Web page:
Imagine how tired we are, y’all. This is the fifth week of auditions and, thanks the heavens, the last. Maybe it’s due to the lack of city-specifications. Maybe it’s due to the inconsistencies in judging. Maybe it’s because we’re a year into a pandemic, time has no meaning, and I can no longer remember my own birthday. Regardless, I am so grateful that next week we get to journey to Hollywood.
Will the following recap be more bitter than the past four auditions recaps? Quite possibly, out of pure oversaturation. I’m ready to be done with auditions like I’m done having to pretend The Trial of the Chicago 7 is Oscar-worthy. (It’s not! It’s middle-of-the-road!)
Luke Bryan saying “Idol is better than ever” is the biggest crock of wishful thinking I’ve ever heard, especially amidst these auditions and their awful choices. I’m so sorry, I’m just mad. I’m ready to care more about these contestants in Hollywood week and I’m sick of it! Okay, okay. I’m calm. Let’s get into this week.
Madison Watkins is a hair model, so she’s already in my good graces. She sings an original song about her dad and it’s…fine. Her voice is good. I’m underwhelmed, but production really wanted us to love her with this audition. We’ll see if Hollywood Week allows her to shine.
Liv Grace Blue is a big ‘ole Katy Perry fan, so she strips down “I Kissed A Girl” into a really interesting arrangement. She has a really pure lower register, which is a really fun addition to the slate of performance this year. I dig it, y’all! A refreshing audition? You love to see it. She’s off to Hollywood, however…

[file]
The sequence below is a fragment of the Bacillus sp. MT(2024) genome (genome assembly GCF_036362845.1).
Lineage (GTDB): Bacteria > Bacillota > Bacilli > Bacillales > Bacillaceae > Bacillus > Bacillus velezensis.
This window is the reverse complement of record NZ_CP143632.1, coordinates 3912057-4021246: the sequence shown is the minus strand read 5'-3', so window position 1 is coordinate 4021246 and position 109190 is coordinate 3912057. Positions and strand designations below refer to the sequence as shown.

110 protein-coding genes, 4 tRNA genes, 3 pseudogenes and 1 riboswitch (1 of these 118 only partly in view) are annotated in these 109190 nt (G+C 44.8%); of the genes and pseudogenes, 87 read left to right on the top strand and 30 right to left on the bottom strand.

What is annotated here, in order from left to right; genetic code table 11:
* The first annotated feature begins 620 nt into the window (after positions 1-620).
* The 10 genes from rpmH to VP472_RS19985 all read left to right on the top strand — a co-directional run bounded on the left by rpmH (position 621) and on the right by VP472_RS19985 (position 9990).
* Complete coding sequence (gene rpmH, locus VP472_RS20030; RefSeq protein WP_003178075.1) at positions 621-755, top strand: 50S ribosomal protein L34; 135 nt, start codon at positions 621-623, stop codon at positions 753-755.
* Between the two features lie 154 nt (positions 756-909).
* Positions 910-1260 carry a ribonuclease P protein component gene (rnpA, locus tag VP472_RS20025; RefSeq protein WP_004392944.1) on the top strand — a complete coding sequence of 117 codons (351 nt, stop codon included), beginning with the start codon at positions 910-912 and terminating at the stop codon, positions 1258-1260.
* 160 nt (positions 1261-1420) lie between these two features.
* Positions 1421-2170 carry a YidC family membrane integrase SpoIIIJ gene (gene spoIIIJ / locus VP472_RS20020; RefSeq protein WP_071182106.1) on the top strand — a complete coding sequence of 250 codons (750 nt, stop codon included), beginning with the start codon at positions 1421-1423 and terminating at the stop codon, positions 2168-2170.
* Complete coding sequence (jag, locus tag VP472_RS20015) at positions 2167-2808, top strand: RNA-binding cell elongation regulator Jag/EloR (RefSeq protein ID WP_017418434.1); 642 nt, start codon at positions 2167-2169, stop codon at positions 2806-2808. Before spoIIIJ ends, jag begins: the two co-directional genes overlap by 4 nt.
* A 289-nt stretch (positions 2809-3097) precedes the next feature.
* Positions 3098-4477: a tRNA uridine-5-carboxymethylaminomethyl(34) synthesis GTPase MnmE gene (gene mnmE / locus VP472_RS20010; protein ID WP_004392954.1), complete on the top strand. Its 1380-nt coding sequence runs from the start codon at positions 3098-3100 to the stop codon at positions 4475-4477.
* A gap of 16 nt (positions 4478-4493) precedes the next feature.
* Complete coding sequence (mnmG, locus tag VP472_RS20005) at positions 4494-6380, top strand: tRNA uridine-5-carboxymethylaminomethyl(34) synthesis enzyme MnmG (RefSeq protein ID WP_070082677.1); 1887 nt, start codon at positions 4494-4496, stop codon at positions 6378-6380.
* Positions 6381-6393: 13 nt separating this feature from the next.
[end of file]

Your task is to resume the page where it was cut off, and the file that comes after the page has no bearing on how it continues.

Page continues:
Ava August is another Katy Perry stan and she performs an original with an equally interesting lower register. Was it as exciting or intriguing as Liv? No, it was quite forgettable. She makes it Hollywood, however, and I can see her getting cut without any pomp or circumstance.
DeShawn Goncalves has a very nice voice, but in an “Oh wow, he did really good at karaoke tonight” way, not in an American Idol way. His story is quite powerful, especially his perseverance, yet his performance lacked a soul and power needed to survive during Hollywood week. He is a great candidate for a contestant who needs another year to train and return with a stronger understanding of how to utilize his voice to the best of his abilities. I am not a judge, however, so off to Hollywood Week he goes as I worry about his possibilities to make it past the strenuous boot camp.
Tryzdin Grubbs has a horrendous history of being bullied and I plan on finding his bullies and punching them all in the face. Will that help? Probably not, but I’m angry. How dare they send him death threats? His confidence levels are low in the audition, and with that heart-breaking baggage, I totally understand. After a quick pep talk from the judges and a second song request, he almost immediately sheds his shell and slays a James Arthur track. There’s depth and emotion and a gorgeous tone and I am ready to watch his growth to skyrocket.
More so than past episodes, we were given a lot of quick golden ticket recipients that we weren’t allowed to connect with, so good for them and/or how dare they advance!
Kiko is a registered nurse and is…incredibly mediocre. I won’t remember his performance 20 minutes from now. The only real reason he is presented to us is because of his brother having Idol history. Unfortunately, he isn’t as good. Whoops. Katy says he needs work and is correct! With two no votes, he has to work on his voice and maybe come on back.